One widespread school of thought about Covid-19, not merely in North America but in Europe as well, is that the disease is no longer a “pandemic,” a rare and disastrous contagion causing havoc around the globe. What it is now (runs this line of thinking) is an “endemic” disorder, one that calls for a different way of thinking among public health authorities.
Endemic is generally an adjective, whereas “pandemic” can be either adjective or noun. More important: an endemic disorder occurs regularly in predictable areas according to predictable patterns, and its occurrence is not considered an emergency. Influenza, for example, may well be considered an endemic illness.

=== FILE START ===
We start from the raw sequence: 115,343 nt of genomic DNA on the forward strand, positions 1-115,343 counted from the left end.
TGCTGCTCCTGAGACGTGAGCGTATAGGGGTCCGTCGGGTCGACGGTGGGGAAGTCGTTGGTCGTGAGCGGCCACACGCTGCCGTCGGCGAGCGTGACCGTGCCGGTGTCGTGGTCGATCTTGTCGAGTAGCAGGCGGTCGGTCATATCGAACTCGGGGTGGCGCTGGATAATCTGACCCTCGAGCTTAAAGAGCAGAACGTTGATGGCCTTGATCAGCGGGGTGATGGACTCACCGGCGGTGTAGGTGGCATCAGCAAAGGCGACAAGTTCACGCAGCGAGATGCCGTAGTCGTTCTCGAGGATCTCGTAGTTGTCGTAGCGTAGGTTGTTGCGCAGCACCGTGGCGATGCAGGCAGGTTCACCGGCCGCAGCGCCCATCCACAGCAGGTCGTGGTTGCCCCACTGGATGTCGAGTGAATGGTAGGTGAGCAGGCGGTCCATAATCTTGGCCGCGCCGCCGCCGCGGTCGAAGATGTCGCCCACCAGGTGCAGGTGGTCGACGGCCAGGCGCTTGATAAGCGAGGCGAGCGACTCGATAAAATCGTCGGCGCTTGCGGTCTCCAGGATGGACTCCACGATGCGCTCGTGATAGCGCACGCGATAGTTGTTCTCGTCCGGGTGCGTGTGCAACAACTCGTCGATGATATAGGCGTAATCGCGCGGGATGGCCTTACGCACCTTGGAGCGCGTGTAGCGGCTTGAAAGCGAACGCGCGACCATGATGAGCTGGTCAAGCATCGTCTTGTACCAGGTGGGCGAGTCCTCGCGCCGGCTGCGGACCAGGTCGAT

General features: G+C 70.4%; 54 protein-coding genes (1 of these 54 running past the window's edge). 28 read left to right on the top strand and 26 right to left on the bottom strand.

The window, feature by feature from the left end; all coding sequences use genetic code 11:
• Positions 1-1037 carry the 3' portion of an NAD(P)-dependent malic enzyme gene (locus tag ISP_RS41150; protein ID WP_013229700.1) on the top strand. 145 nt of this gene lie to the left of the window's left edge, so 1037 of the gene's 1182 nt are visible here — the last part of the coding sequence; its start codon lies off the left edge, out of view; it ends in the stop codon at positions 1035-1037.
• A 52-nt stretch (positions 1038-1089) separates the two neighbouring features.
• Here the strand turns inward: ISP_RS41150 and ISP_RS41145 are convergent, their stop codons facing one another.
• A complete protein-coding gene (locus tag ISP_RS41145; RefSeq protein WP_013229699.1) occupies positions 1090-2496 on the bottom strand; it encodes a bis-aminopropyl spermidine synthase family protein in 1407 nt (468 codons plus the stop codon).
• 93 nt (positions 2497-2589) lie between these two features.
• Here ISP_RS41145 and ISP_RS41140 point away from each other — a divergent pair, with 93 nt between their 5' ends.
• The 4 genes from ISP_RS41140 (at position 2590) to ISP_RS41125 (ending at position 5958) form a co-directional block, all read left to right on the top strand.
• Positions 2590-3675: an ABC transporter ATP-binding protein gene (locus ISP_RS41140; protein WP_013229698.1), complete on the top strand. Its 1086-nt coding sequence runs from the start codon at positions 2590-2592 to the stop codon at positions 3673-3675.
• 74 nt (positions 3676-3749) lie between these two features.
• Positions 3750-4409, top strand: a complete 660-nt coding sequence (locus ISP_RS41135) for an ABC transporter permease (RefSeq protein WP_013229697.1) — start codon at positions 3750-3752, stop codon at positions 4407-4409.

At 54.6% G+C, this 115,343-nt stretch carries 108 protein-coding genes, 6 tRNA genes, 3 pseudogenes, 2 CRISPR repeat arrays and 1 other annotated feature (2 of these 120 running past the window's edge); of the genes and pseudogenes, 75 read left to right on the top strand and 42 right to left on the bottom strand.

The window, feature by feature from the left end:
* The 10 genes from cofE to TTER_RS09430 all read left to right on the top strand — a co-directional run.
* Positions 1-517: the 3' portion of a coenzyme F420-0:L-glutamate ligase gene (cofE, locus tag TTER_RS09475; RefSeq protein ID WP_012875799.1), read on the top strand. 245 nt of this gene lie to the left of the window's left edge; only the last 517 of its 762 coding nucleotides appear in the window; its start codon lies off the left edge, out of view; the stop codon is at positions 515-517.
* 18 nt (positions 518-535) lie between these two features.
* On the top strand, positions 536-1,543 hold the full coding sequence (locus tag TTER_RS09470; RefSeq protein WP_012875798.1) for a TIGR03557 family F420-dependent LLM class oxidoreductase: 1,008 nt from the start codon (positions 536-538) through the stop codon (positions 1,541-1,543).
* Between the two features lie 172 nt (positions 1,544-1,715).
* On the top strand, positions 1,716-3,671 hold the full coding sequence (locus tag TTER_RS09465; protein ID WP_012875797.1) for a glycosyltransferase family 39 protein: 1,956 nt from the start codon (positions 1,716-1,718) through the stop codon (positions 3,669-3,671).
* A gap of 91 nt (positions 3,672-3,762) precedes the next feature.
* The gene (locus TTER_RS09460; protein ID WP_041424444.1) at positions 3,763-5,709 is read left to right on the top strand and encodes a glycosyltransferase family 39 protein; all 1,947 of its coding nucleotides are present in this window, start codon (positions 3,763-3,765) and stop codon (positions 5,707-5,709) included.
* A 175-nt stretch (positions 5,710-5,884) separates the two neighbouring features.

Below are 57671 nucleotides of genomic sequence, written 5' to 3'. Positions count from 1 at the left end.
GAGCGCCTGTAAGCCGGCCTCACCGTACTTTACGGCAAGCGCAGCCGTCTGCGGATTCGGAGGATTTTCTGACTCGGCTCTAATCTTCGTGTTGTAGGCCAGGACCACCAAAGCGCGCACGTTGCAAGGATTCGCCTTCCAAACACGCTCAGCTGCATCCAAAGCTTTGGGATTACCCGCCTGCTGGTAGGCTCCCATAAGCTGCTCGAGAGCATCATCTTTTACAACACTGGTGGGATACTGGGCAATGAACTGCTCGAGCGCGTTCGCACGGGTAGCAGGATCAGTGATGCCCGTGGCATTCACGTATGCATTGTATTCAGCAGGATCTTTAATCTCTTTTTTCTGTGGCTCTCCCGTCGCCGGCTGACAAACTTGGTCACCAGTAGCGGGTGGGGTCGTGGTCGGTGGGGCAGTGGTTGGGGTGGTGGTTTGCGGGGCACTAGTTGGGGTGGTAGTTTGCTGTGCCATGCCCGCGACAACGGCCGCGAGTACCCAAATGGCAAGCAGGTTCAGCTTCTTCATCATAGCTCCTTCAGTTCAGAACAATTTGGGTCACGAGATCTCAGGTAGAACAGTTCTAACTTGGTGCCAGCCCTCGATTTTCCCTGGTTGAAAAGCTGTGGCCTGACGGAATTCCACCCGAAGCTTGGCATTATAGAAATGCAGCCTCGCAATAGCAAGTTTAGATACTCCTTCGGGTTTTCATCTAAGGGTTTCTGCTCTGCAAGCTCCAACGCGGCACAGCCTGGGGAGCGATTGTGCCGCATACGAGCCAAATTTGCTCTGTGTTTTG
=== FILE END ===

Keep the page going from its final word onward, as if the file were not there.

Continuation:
The prime minister of Spain, Pedro Sanchez said recently that falling death rates for COVID-19 suggest that it should be considered an endemic disorder rather than a pandemic, and so a fact of life (requiring treatment and public health measures, yes) but not an emergency or a crisis.
In Pill Form:
The World Health Organization gave Covid-19 its highest alert level, that of “a global health emergency,” in January 2020. It could declare at some point in the near future that Covid-19 no longer rates that status.